Cartoon

Strongman

JM Ashby
Written by JM Ashby

(Cartoonist - Rob Rogers)

In other news, the number of people infected by the Wuhan coronavirus has climbed to 24,500 according to the Associated Press's latest tally. The death toll has increased to 490.

Meanwhile, just 15.23 million people watched Trump's State of the Union speech last night according to Nielsen ratings data. That's down from 45 million last year, a drop of 30 million.

That's gonna leave a mark.

Finally, researchers at MIT say there's a 70 percent chance of a recession starting in the next six months based on economic conditions that are currently comparable to conditions prior to previous recessions.

The method they used is peculiar, to say the least, but that doesn't mean they're wrong.

“The Mahalanobis distance was originally conceived to measure the statistical similarity of the values of a set of dimensions for a given skull to the average values of those dimensions for a chosen group of skulls,” the researchers explained.

It measures the distance between a point and a certain distribution.

Using this principle, the researchers analyzed four market factors — industrial production, nonfarm payrolls, stock market return and the slope of the yield curve — on a monthly basis. They then measured how the current relationship between the four metrics, assessed on a monthly basis, compares to historical readings.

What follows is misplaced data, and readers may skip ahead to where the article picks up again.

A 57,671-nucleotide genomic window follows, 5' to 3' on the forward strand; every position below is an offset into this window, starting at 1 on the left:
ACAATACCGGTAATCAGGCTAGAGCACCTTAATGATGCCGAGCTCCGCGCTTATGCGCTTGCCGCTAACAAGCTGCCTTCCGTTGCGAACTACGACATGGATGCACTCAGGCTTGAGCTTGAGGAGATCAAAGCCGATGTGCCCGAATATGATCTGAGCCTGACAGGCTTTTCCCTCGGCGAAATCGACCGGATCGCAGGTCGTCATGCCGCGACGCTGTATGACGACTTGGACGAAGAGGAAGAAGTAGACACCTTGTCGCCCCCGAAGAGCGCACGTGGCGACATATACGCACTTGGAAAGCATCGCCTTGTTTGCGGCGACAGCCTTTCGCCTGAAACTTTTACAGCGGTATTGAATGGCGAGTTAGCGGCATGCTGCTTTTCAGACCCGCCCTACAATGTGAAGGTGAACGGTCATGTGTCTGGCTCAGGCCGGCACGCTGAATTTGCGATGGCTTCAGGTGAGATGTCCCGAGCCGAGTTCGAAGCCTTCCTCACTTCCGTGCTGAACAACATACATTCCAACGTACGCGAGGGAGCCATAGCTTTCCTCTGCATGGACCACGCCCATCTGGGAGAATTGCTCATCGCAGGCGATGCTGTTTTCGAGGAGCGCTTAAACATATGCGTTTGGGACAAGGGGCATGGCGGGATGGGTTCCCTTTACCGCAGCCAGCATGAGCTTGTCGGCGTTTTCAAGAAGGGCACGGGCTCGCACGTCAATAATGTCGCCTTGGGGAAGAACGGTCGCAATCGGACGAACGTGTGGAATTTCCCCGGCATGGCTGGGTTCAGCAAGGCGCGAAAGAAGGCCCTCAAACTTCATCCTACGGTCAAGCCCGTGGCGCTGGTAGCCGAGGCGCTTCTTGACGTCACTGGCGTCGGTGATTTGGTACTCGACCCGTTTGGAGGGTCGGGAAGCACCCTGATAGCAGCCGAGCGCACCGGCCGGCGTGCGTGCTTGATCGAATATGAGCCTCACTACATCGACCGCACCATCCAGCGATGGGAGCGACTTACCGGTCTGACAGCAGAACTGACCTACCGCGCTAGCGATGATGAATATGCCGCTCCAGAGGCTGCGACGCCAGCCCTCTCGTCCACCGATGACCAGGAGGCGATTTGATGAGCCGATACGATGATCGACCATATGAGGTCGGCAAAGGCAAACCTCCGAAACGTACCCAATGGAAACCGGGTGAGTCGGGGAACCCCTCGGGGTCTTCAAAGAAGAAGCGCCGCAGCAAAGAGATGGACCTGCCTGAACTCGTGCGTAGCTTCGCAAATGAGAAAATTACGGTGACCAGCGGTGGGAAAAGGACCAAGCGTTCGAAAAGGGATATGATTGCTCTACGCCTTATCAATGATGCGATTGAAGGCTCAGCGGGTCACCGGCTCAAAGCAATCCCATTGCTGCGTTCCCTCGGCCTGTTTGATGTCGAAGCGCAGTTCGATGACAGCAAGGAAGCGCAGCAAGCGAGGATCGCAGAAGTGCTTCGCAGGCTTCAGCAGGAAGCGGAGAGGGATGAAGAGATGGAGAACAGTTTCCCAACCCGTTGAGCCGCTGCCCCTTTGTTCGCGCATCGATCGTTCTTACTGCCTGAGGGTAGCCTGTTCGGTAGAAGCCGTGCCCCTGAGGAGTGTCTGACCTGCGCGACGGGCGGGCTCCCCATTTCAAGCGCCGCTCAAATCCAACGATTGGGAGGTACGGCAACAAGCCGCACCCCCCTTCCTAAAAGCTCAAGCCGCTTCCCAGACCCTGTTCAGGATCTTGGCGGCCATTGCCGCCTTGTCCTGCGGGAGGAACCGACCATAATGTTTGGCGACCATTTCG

Looking at data back to 1916, the researchers said that the index was a reliable recession indicator since it rose leading up to every prior recession. They found that when the index topped 70%, the likelihood of a recession in the next six months rose to 70%. As of November 2019, the reading on the index was 76%.

  • Draxiar

    By that metric a recession should begin around August. I know there’s an official definition of a recession (2 quarters of negative economic growth measured by the GDP) but manufacturing is already in recession and the yield curve is inverted. So it’s seems the start of a recession fluid thing according to perspective. In any case, this is a fascinating way to measure such a thing.